Because a non selective CofE school is the only option we did hope that it would have toned down the religion side but it hasn't and even the school ethos is heavily Christianised.
The school has assembly everyday with an element of Christianity in it and they say Grace before lunch as well.
I have no problem with religion as a whole and my children do RE at school I just don't like the fact that where we live there is only faith schools.

Blu Wed 19-Oct-11 12:45:41

I am a raving atheist but wouldn't pull my child out of RE lessons or services. My DS has taken part in Hindu ceremonies, church parade and other christian church services, and Eid celebrations (all in connection with his extended family). Children very quickly deal with pluralism. I wouldn't choose to send my child to a faith school if there was an alternative, but I would not make an issue by removing my DS from any lessons or events - that would be making an issue of it, or believing that my DS has no decision making capacity of his own.
My school was more traditionally CoE based than DS's and I recognise that DS is missing a lot by being far less literate in the basics of christian lore - the parables, for e.g, form the basis of so much literature and language, he knows not the poetry of the psalms nor the good rousing hymns and carols that have cultural as wll as religious resonance.

I also feel for the boy at his inner-city london primary whose christian family would not allow bim to attend an educational visit to a Hindu temple, and had to sit in another class while the others enjoyed an introduction to hindu philosophy, and explanation of Sanskrit and a tour of the gods who form the basis of some of the greatest adventure epics.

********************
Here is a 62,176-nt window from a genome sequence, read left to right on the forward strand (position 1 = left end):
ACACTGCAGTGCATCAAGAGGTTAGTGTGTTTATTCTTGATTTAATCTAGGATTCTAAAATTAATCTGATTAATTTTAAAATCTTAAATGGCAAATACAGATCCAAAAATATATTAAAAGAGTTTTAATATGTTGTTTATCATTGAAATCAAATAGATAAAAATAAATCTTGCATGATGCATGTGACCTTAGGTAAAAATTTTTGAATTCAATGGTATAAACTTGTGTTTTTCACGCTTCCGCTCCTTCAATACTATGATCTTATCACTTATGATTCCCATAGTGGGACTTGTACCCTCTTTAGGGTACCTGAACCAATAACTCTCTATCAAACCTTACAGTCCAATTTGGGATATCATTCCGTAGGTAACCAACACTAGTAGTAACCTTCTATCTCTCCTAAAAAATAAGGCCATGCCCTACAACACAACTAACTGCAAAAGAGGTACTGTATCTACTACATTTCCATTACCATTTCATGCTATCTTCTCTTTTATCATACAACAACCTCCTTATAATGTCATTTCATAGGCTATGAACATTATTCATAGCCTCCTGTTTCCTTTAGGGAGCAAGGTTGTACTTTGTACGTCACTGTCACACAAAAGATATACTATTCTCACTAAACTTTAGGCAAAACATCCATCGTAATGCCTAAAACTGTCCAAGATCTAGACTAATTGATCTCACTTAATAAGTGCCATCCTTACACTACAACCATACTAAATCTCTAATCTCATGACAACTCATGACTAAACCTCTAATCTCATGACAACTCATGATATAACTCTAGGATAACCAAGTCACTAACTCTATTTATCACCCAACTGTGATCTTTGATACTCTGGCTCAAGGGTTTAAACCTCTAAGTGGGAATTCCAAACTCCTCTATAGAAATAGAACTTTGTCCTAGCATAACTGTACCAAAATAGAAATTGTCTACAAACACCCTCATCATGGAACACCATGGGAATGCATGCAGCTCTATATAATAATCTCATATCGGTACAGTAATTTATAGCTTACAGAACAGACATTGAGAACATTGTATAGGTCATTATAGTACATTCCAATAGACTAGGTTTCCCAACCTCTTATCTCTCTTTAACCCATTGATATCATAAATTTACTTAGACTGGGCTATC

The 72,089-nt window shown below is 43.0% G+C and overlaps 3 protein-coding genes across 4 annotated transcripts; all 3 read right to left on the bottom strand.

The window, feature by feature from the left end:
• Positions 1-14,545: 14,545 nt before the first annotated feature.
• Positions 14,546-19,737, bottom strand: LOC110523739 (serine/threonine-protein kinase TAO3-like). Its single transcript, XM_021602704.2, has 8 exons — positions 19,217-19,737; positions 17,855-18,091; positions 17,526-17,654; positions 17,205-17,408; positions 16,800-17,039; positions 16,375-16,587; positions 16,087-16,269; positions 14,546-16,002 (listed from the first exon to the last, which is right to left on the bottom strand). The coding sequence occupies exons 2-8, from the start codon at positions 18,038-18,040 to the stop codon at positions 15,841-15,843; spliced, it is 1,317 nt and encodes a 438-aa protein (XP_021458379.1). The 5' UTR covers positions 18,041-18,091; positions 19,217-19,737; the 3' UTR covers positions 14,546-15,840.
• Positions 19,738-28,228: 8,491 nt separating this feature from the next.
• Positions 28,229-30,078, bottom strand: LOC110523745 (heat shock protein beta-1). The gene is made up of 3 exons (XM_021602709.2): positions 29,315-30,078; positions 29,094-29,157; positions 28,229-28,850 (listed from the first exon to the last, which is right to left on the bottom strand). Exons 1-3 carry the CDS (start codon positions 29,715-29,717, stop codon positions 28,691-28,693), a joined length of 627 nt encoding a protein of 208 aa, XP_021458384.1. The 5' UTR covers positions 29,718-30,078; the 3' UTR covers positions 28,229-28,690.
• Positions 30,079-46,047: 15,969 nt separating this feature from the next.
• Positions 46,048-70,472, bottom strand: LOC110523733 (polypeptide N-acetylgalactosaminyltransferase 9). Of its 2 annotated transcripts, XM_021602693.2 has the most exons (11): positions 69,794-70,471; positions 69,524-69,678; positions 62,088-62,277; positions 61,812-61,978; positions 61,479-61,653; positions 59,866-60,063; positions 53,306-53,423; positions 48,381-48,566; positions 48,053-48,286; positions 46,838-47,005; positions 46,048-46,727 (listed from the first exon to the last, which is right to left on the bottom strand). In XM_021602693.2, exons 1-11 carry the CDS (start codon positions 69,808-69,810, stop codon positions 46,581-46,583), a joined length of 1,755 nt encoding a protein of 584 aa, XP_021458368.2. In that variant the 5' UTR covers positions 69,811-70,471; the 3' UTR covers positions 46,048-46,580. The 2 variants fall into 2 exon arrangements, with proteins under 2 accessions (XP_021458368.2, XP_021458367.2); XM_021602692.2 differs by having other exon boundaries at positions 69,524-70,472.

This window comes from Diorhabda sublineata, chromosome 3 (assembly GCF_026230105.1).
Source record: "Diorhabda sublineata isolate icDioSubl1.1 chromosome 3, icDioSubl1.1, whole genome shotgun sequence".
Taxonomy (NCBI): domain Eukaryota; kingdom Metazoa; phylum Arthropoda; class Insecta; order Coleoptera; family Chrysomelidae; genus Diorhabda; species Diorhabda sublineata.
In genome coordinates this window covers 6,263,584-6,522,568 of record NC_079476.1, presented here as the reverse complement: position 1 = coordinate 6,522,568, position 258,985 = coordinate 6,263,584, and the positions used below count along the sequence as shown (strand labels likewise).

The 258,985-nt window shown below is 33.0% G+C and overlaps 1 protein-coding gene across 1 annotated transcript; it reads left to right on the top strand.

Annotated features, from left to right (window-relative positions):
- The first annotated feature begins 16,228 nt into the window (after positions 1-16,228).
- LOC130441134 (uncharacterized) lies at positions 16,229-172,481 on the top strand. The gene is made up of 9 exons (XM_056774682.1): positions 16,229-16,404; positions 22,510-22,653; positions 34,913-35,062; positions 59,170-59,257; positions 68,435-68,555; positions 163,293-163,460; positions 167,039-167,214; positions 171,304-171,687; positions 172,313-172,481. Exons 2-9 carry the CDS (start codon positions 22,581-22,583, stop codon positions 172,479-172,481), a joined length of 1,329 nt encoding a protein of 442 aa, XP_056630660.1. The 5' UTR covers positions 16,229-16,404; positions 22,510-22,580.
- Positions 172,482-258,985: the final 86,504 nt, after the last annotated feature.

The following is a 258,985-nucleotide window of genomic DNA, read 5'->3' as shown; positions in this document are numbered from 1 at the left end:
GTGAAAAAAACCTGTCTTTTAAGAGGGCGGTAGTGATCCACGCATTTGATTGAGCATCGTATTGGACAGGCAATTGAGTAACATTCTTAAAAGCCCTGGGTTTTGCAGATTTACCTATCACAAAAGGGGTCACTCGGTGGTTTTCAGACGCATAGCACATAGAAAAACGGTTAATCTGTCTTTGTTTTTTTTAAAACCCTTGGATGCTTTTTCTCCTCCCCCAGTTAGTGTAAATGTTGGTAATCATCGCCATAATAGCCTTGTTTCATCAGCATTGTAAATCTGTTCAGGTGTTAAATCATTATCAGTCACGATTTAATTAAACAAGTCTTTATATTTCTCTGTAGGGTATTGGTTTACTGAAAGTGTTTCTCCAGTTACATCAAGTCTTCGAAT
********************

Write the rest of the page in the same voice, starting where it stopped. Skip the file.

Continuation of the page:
If the school is good, has a lovely atmosphere and ethos, they will care for the development of all thier pupils, whatever the home beliefs.

Blu Wed 19-Oct-11 12:49:40

Having said that I would keep an eye out for things about family values - my DN and DN were genuinely aghast to hear that they would soon have a baby cousin and were adamant that it was not possible nor all right to have a baby unless you were married. (they had know DP for ages, but knew we were not married). Thank you, vicar of St***'s Primary in on-Cart-track!

But again, easily dealt with.

YorkshireRobbo Wed 19-Oct-11 18:06:38

Thanks for the further replies and advice, this is going to be somewhat of a balancing act and all has to be done with the emphasis on our DD's and DS's (when he is older) development, putting aside my views on religion.

We have chosen the country life, or rather heading deeper into the country, therefore we have to accept that schools are limited and they are all pretty much going to be CofE.

I welcome anyone to hammer home the basic principals of common humanity and behaviour to our children. Do not steel, do not lie, be good etc are all the building blocks of any sound human being. What does get my goat though is when they are preceeded by "because god says".

As one comment noted, concern over religious teaching could be mitigated and RE would be more palitable if followed by "we happen to believe" or "some people believe" rather than what seems to be taught being "this is fact"

DD idolises her pre-school teachers and I really worry about the day when she comes home from a CofE shool and asks "we have to be good as god is watching, my teacher told me so"

It will simply be a process of flitering down where we are in the process:
The village is stunning, the locals are lovely, the school is perfect, the kids love it and seem to do well, yes RE is taught and yes all children should be aware of what religion is and why some people follow it BUT not taught it as fact.

All we can do is go around the 4 or 5 schools and meet with the teachers. I don't think I would ever remove our children from classes, if we felt that the teachers and the religious teaching were too strong we simply would have to look elsewhere from the start.

An interesting discussion non the less.

As my Mother keeps remidning me I went to a CofE primary and I loved every minute of it, they were very tame with regards to religion. Hopefully our kids can enjoy the same.

frostyberries Wed 19-Oct-11 21:46:48